Kazakhstan Human Rights
In May, President Nazarbaev approved a National Human Rights Action Plan for 2009 to 2012. This was to allay concerns of domestic and international human rights organizations that Kazakhstan was failing to comply with its human rights obligations on the eve of assuming the chairmanship of the OSCE in January 2010.
In July, the President signed amendments to a law on the internet which classified all online resources as mass media and made them subject to the same stringent rules that governed other mass media, such as criminal sanctions for criticizing the President and government officials. Torture and other ill-treatment
In November the European Court of Human Rights ruled in the case of Kaboulov v. Ukraine that the extradition to Kazakhstan of any criminal suspect, including Amir Damirovich Kaboulov, would be in violation of Article 3 of the European Convention on Human Rights, as they would run a serious risk of being subjected to torture or inhuman or degrading treatment.
Despite amendments to the criminal and criminal procedural codes to clamp down on abusive practices, torture and other ill-treatment remained widespread. Confessions reportedly extracted under torture continued to be admitted as evidence in criminal trials, and individuals continued to be held in unregistered detention for longer than the three hours allowed for in national law. The lack of a clear definition of detention remained unaddressed despite recommendations of the UN Committee against Torture in November 2008.
Following his visit to Kazakhstan in May 2009, the UN Special Rapporteur on torture concluded that he “received many credible allegations of beatings with hands and fists, plastic bottles filled with sand and police truncheons and of kicking, asphyxiation through plastic bags and gas masks used to obtain confessions from suspects. In several cases, these allegations were supported by forensic medical evidence.”
In June, Dmitri Tian and Oleg Evloev were sentenced to 25 years’ and life imprisonment respectively by a court in the capital Astana for the premeditated murders of a woman and her three children. Both men claimed that they had not committed the murders, but that they had been tortured in detention in order to force them to confess. According to observers of the trial, the judge instructed the jury not to consider the allegations of torture. Reportedly, a video tape recorded by the police following Oleg Evloev’s arrest, showed him covered in bruises, but it was lost by the prosecution. In November, the Supreme Court turned down the appeals by both defendants. No investigations into the allegations of torture were conducted.
Counter-terror and security
The National Security Service (NSS), which carries out special operations relating to national security and corruption, continued to use counter-terrorism operations to target minority groups perceived as a threat to national and regional security. Groups particularly affected were asylum-seekers and refugees from Uzbekistan, and members or suspected members of Islamic groups or Islamist parties, either unregistered or banned in Kazakhstan. Some high-profile political actors targeted in anti-corruption operations continued to be held in arbitrary and incommunicado detention.
In May, the UN Special Rapporteur on torture stated that “some groups run larger risks of cruel, inhuman and degrading treatment than others”, noting that the likeliness for foreigners to be subjected to such treatment seemed to be “higher than average”.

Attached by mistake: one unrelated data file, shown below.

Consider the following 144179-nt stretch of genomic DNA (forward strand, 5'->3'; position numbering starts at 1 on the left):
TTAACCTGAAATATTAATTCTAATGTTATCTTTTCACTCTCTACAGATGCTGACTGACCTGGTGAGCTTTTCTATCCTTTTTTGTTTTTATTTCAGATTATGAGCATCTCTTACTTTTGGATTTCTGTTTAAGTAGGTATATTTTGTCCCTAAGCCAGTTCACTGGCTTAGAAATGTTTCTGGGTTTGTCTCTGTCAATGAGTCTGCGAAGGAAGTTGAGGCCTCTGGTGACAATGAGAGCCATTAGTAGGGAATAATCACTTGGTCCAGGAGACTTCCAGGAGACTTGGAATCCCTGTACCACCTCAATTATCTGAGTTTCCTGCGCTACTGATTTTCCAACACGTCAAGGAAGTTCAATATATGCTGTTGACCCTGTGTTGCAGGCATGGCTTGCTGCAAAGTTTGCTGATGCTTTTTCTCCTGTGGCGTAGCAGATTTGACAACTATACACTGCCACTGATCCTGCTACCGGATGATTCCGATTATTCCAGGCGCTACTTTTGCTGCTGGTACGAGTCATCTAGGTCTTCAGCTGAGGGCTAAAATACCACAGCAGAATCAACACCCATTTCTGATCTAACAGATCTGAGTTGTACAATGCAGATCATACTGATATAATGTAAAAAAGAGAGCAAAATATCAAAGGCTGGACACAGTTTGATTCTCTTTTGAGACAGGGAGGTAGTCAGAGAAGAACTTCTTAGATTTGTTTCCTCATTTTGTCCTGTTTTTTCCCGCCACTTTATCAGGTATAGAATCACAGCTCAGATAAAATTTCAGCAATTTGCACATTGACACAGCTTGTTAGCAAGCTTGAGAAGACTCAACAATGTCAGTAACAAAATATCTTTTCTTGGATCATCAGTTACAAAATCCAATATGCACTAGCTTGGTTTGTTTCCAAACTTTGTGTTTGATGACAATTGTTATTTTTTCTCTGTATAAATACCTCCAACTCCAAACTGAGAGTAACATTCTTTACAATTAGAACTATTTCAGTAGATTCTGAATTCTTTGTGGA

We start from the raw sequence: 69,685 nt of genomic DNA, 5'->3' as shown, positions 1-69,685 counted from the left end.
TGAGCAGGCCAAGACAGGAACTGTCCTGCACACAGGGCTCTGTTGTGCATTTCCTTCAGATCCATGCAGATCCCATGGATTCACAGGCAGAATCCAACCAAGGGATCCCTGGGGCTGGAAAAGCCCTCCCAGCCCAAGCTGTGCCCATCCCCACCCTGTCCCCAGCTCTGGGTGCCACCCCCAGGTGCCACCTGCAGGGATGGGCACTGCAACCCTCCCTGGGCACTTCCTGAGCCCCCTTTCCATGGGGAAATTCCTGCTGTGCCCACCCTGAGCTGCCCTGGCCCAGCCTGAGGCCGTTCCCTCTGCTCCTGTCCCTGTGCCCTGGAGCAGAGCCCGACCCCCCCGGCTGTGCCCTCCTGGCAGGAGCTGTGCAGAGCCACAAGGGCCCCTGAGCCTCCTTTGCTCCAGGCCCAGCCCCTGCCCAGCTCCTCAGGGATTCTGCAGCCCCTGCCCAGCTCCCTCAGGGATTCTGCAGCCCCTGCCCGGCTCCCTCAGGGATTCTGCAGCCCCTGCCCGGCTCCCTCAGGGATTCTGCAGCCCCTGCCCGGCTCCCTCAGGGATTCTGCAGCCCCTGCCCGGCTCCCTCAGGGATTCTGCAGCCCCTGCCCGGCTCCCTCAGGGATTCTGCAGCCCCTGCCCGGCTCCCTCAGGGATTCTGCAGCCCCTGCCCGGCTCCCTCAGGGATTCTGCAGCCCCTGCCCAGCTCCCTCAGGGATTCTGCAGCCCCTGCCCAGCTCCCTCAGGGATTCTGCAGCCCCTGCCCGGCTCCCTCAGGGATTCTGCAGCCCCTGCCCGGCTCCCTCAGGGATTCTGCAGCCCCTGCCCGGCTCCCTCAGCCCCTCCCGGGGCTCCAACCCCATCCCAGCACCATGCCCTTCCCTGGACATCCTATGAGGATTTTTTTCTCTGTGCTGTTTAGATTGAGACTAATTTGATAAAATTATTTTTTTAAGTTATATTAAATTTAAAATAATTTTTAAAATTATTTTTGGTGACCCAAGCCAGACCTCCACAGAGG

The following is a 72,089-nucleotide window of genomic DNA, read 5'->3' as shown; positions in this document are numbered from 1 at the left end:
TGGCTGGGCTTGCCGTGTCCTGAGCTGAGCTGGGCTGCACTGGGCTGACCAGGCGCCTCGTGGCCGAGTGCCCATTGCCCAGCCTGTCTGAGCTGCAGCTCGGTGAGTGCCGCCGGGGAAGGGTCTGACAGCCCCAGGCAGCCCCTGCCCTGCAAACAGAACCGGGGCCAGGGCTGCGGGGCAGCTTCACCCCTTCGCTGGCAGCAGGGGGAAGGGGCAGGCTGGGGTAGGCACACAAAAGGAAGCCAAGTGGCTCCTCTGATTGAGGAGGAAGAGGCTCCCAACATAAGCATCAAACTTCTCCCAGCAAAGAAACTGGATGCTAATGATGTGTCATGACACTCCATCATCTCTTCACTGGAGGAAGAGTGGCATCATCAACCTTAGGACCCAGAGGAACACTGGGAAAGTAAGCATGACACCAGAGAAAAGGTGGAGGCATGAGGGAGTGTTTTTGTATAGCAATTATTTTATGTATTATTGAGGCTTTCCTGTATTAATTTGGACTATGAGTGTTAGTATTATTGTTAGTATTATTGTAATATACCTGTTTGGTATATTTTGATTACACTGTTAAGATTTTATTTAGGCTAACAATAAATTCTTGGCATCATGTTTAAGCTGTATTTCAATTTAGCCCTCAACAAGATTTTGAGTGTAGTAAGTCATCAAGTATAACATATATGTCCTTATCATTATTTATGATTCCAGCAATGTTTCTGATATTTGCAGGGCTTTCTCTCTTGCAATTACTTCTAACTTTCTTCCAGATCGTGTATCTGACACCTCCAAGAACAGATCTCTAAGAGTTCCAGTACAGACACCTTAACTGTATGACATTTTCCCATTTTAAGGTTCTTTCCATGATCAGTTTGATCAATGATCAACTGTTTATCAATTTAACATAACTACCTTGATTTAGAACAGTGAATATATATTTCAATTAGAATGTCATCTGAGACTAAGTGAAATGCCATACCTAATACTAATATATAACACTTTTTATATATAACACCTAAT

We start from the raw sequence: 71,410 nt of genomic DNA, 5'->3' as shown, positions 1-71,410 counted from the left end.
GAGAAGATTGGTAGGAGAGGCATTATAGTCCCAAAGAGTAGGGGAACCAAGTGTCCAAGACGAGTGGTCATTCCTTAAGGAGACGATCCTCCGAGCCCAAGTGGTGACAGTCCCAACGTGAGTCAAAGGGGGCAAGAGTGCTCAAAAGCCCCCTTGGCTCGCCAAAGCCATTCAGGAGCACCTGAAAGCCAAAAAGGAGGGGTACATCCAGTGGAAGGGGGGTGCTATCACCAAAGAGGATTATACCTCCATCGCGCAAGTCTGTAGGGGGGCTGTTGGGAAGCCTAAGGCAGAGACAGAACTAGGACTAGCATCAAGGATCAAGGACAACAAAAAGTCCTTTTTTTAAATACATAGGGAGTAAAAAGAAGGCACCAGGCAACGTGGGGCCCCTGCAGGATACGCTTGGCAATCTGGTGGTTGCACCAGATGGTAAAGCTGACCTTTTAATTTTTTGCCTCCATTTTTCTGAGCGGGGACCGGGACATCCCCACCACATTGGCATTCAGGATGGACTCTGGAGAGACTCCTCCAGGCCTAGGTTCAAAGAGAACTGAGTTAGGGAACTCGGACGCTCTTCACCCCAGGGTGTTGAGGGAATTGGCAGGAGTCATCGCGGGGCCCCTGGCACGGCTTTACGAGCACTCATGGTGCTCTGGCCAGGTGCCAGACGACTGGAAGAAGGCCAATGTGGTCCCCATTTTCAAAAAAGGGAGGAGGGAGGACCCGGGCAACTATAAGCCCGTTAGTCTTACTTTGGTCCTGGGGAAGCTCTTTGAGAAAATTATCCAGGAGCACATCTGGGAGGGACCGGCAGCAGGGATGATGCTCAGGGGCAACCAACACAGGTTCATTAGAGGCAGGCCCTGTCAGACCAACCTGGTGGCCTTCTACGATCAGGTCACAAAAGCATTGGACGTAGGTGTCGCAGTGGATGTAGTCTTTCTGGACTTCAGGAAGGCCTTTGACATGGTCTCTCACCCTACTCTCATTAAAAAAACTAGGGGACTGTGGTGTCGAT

NSS officers were accused of routinely using torture and other ill-treatment in pre-charge and pre-trial detention centres under their jurisdiction. Public Monitoring Commissions, tasked with inspecting detention facilities, were denied access to NSS detention centres.
In September, armed and masked NSS officers conducted a night-time raid on the homes of three refugees and two asylum-seekers from Uzbekistan in Almaty. The officers, who did not identify themselves, detained the men and took them to an unidentified location for interrogation, later identified as the NSS building in Almaty. Allegedly, the men were handcuffed and beaten which resulted in one of them having a broken nose, and plastic bags were put over their heads. They reported that the officers threatened them with extradition to Uzbekistan, allegedly for the murder of a policeman. Several hours later they were released without charge. During arrest, they were refused permission to contact their families, a legal representative or UNHCR, the UN refugee agency. A spokesperson of the NSS later denied any use of excessive force and described the raids and detentions as a mere document check.
Freedom of religion
The right to freedom of religion remained restricted and religious minorities continued to report harassment by police and local authorities. Muslims worshipping outside state-registered mosques, such as the Ahmadi community and followers of the Salafi movement, reported being increasingly targeted by police and the NSS.
In March, NSS and local police conducted several raids on an Ahmadi Muslim community in Semipalatinsk as members of the community were gathering for Friday prayers. Reportedly, those present were forced to give personal details. During one of the raids, members of the community were detained and questioned at the local police station for several hours.
In February, following a request from the President, the Constitutional Council assessed a controversial draft law on freedom of conscience which would severely restrict the rights of religious minorities. The Council held that the draft law was incompatible with the Constitution and international human rights obligations. A revision of the draft law remained pending at the end of December.
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